Banking and Payments
Finovate/FinDEVr veteran Token (F15; FD15) is leveraging its digital payments technology to help banks meet new requirements when it comes to third party data access. The company announced last month that it has signed a memorandum of understanding with fellow Finovate/FinDEVr veteran Fidor Bank (F11; FD16) that will make Token’s software available within Fidor AG’s digital banking and open community middleware technology, Fidor OS. For Fidor, the partnership will help it fulfill PSD2 requirements in Europe that mandate FI’s provide third party providers with access to customer data. “Our platform can be used as a springboard to generate revenues from PSD2 and XS2A,” Token founder and CEO Steve Kirsch explained. “In the longer term, it can be applied to enhance the security, speed, cost, and efficiency of a massive range of transaction-based banking functions which currently rely on traditional legacy process.” Kirsch included billpay, international money transfers, and e-commerce, as examples.
Meanwhile, neobank Tandem finished off 2016 with a $42.8 (£35) million “initial commitment” from the House of Fraser. The funding comes as part of an agreement that will have the U.K. based retailer offering its shoppers financial services via Tandem. House of Fraser currently offers consumers credit and loyalty cards; it said it will detail how it will use its new relationship with Tandem in the first half of 2017. Tandem currently offers savings accounts and is expected to add current accounts and credit cards later this year.
FI/fintech partnerships and investments such as the above notwithstanding, the U.S. Office of the Comptroller of the Currency (OCC) questions the ability of banks to respond “to the evolving demands for financial services and the entrance of new competitors, such as out-of-market banks and fintech firms” in its semi-annual risk report. At the same time, the OCC is doing what it can to make it easier for fintech companies to become a part of the regulated federal financial system. This includes a new chartering system announced in December, that would, among other things, enable fintech companies to operate across state lines.
Gender-oriented financial advisory just picked up another win. The first licensed robo advisor in Singapore, Miss Kaya, was unveiled this week. Developed by former hedge fund manager, Gina Heng, the technology is designed to move beyond the “jargon, financial lingo, analogies” of investing and offer instead a solution that is less “daunting for the modern woman,” Heng explained. The platform includes educational resources on investing and financial planning, budgeting tools, and an e-wallet linked to a Miss Kaya debit card.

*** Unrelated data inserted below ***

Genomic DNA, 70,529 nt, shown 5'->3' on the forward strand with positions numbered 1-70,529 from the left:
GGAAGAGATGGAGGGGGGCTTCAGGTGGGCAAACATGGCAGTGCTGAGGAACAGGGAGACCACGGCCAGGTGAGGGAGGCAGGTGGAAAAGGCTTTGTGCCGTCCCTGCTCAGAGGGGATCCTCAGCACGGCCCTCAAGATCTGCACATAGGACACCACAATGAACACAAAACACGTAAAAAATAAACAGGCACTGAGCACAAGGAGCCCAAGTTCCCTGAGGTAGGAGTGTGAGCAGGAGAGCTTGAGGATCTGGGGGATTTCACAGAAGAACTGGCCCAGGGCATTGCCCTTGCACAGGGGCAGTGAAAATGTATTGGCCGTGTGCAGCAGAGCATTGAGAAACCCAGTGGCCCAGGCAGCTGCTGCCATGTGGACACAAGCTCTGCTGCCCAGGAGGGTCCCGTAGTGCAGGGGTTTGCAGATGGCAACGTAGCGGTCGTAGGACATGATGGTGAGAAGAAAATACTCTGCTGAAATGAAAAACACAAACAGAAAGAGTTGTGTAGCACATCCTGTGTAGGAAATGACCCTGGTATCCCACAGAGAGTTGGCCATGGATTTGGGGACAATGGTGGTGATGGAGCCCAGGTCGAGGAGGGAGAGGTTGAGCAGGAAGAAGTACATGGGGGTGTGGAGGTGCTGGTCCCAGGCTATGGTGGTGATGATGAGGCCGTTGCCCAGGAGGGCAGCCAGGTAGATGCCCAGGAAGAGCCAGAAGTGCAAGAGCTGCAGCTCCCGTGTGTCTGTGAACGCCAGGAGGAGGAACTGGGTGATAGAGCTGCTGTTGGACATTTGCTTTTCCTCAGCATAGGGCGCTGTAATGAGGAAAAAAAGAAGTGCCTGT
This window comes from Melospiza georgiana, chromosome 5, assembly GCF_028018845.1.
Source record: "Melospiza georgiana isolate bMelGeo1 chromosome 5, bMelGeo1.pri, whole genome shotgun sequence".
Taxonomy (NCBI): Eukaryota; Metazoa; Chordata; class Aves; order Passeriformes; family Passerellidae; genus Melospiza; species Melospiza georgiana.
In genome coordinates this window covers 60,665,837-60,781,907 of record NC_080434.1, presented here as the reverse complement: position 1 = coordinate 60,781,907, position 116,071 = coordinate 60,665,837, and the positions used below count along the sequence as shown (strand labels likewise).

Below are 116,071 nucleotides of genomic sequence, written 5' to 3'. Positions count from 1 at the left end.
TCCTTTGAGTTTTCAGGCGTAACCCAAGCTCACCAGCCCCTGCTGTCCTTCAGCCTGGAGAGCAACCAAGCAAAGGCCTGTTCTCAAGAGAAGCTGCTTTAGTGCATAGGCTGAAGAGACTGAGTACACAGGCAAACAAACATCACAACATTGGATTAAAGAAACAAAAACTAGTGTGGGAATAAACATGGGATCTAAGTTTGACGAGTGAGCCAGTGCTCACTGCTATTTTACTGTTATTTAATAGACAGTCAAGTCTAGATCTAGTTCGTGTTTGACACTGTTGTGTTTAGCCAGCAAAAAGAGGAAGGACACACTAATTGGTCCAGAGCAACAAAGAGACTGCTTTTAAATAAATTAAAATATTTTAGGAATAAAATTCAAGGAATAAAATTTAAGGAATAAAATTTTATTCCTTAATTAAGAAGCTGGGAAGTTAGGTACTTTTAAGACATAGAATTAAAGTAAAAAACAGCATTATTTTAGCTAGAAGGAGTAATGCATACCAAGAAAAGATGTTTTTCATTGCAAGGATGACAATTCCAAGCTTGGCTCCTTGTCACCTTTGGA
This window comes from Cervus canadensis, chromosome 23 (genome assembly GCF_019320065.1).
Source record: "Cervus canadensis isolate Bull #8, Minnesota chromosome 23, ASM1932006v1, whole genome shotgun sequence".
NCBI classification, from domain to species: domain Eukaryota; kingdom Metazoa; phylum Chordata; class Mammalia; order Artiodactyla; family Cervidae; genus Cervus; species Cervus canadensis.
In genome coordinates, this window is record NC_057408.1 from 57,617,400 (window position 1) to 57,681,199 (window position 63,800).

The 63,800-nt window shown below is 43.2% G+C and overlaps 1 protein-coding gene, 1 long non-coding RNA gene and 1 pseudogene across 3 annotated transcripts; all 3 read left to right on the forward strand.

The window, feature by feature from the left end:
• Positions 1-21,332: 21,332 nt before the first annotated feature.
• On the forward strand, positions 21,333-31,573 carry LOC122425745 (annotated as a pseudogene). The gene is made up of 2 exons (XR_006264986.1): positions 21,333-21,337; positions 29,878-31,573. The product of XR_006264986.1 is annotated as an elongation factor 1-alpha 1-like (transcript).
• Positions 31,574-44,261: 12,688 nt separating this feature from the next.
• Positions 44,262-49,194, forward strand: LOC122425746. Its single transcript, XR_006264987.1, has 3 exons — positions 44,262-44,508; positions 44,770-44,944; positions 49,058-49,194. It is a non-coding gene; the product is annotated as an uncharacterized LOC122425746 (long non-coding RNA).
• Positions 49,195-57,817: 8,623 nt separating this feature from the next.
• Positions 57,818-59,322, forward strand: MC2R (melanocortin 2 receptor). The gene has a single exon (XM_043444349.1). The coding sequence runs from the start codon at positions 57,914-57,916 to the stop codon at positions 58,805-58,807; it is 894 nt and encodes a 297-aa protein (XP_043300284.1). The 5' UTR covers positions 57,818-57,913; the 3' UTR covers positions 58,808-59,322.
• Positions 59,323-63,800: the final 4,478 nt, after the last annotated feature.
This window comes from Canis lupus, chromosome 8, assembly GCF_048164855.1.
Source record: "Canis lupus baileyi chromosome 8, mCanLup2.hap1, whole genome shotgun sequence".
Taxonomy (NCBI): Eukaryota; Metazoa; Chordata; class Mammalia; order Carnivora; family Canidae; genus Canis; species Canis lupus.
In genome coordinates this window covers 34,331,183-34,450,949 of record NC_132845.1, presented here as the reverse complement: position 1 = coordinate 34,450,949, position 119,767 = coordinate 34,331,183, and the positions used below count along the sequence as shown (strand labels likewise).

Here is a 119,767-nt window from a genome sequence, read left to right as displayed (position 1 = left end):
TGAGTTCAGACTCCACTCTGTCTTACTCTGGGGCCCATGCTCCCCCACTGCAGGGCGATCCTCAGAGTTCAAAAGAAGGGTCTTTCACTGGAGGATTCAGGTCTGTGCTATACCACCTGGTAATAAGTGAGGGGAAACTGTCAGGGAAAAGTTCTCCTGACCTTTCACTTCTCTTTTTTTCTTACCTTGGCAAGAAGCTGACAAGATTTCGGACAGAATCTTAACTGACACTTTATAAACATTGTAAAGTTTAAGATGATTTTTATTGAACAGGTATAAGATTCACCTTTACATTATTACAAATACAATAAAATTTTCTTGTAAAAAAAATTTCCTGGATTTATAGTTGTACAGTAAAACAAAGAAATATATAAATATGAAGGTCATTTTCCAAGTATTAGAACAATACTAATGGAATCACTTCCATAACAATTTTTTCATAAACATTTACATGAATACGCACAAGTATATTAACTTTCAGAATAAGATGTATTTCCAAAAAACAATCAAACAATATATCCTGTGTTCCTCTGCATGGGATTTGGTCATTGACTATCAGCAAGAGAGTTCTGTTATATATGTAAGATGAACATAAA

The fifth largest private sector bank in India, Yes Bank, announced that it successfully deployed blockchain technology to digital vendor financing. Yes Bank used Hyperledger technology supported by IBM (and demonstrated at FinDEVr Silicon Valley 2016 last fall) to enable its client Bajaj Electricals to digitize both fund discounting and disbursal to vendors.
Using blockchain to facilitate corporate payments, BNP Paribas reported that it has deployed the technology to process real-time payments in a variety of currencies for a pair of corporate clients – Amcor and Panini Group. The effort, part of BNP Paribas’ Cash Without Borders pilot project, is designed to provide an example for corporate treasury managers considering blockchain technology. “This proof of concept demonstrates that blockchain technology offers real opportunities to considerably improve our offer,” Head of Transaction Banking EMEA at BNP Paribas Jacques Levet said.
Putting their bucks where the blockchain is, a number of big banks are putting $18 million behind blockchain technology startup, Axoni. Among the FIs participating in the company’s Series A are Goldman Sachs, J.P. Morgan, Thomson Reuters, and Wells Fargo, which led the round along with Euclid Opportunities. Axoni now has more than $20 million in total funding. The company’s distributed ledger technology has been sought after by Wall Street firms, looking to use the blockchain platform for credit default swaps.
British Business Bank (BBB) gave UK P2P lender, Funding Circle, another $42 (£40) million to lend to small businesses. Funding Circle has received a total of $84 (£80) million from the BBB, which provided the lender with an earlier, $48.7 (£40) million infusion of capital in 2014. Funding Circle says more than 10,000 businesses have benefited since March 2013, and more than $5.2 (£5) million in interest generated “on behalf of the UK taxpayer.”
Auto financing is one of the areas where insurtech has held the most promise in terms of innovation. Idea Bank of Poland has unveiled a pay-as-you-drive financing solution that uses GPS technology to determine payment. The solution, Happy Miles, sets a rate per kilometer based on vehicle type. GPS tracks the distance, sends the data to be processed, and the borrower gets a bill each month for the amount due. Happy Miles is currently just for auto loans. But the company sees expansion into financing for trucks, as well as agricultural machinery and construction equipment and vehicles.
“What is important, in Poland, due to tax regulations, a popular and economical form of car financing is leasing. It’s like the market’s asking us to be transformed,” Idea Bank executive Dominik Fajbusiewicz said. Idea Bank has also earned attention for its fleet of mobile ATMs operating in 12 of Poland’s largest cities, including Warsaw.
Speaking of Europe, remember that FinovateEurope is right around the corner. Join us in London, February 7 and 8 for two days of the latest in fintech innovation from the Europe and around the world.